Later, someone admired the skirt I'd made for Lilith, so I decided to make one for her, too. I didn't have more silk for an adult sized skirt, but I did have more yellow cotton and some pale yellow organza.
The top of the skirt, brown to match a sunflower's center, came from a thrift store sweater - a stretchy but smooth knit blend of cotton, nylon, viscose, silk, and cashmere. The stretchy waist means I don't have to mess around with accurate measurements for a precise fit. It also means Lilith can wear the skirt for quite awhile before growing out of it.
The snug but stretchy waistband is also great for helping calm sensory kids like mine (see my hosiery instructable for more information on sensory kids and why stretchy material can calm them).
Before we begin, here's what I used to make the sunflower skirts:
thin fabric in the color of the petals (yellow, in my case) - quilting cotton works well
another thin fabric, possibly sheer, close to the color of the cotton (silk for the little skirt, organza for the adult skirt)
a sweater to upcycle, or some other source of knit fabric in the color of the flower center
thread in the petal color and the waistband color
elastic long enough to wrap around your waist and to stretch around your hips (so you can pull the skirt on)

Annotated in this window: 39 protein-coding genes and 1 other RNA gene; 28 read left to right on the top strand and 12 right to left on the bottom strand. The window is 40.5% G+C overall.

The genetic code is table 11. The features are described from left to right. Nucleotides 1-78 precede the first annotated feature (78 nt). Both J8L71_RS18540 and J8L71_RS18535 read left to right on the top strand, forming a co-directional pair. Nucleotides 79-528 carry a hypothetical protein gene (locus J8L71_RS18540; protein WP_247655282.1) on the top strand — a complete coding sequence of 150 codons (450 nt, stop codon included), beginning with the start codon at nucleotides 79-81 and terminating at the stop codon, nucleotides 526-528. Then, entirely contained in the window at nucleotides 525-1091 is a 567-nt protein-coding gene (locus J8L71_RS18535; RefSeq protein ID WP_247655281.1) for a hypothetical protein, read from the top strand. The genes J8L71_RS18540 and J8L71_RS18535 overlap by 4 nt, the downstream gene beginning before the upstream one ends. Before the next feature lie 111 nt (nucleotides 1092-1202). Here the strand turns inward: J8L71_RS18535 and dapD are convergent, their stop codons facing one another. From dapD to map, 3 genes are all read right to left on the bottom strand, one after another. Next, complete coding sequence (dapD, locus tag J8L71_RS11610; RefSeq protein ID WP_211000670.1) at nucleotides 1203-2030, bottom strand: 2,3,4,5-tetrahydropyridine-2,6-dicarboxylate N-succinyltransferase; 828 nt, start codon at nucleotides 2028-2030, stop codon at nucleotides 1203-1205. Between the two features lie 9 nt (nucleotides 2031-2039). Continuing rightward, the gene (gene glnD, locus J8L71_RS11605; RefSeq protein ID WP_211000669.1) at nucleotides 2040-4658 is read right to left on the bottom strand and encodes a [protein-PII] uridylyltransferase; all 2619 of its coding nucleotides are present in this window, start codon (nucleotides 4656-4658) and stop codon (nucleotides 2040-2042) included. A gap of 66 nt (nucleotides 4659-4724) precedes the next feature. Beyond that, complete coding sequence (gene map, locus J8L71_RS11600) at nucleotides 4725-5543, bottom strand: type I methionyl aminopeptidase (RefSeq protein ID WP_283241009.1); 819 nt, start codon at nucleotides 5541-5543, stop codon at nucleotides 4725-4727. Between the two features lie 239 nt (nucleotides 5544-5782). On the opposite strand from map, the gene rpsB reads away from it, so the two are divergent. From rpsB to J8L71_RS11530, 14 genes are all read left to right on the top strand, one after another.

another piece of elastic, maybe an inch or two longer, to keep the petals from stretching the knit fabric too much where they attach (optional)
other stuff you'll use:
scissors, sewing machine, maybe an iron, measuring tape or a ruler, newspaper to make the petal pattern, pencil and paper if you want to sketch the skirt ahead of time for some reason
Step 1: Gather materials and sketch your skirt
Gather the material you have, spreading it out to see if there's enough of it for the skirt. You'll want enough knit material to go around your waist (and upper hips) and be as long as you want... I planned on about 10 inches long for the adult skirt.
Try to keep kids from sitting on the fabric after you spread it on the floor (which has hopefully had all the corn starch cleaned off it if you happened to recently had a sensory activity with three excitable little ones).
Now it's almost time to figure out the petal shape, size, and quantity! But first, ask yourself: Do I want this skirt to be simple or nerdy? Both versions look roughly the same. The difference is the petal placement. The simple version uses 8 petals in two slightly overlapping rows of 4. The nerdy version uses as many petals as you want to make or have fabric for, placed in intervals of one Phith of a circle circumference from the previous petal. (See this "Doodling in Math Class" video to understand the nerdy awesomeness of phi and plants) Sure, if you wanted to get technical, a sunflower would have a fibonacci number of petals, but... well... a couple got pulled off. Plus I ran out of material and attention span and the kids were getting into stuff. Okay?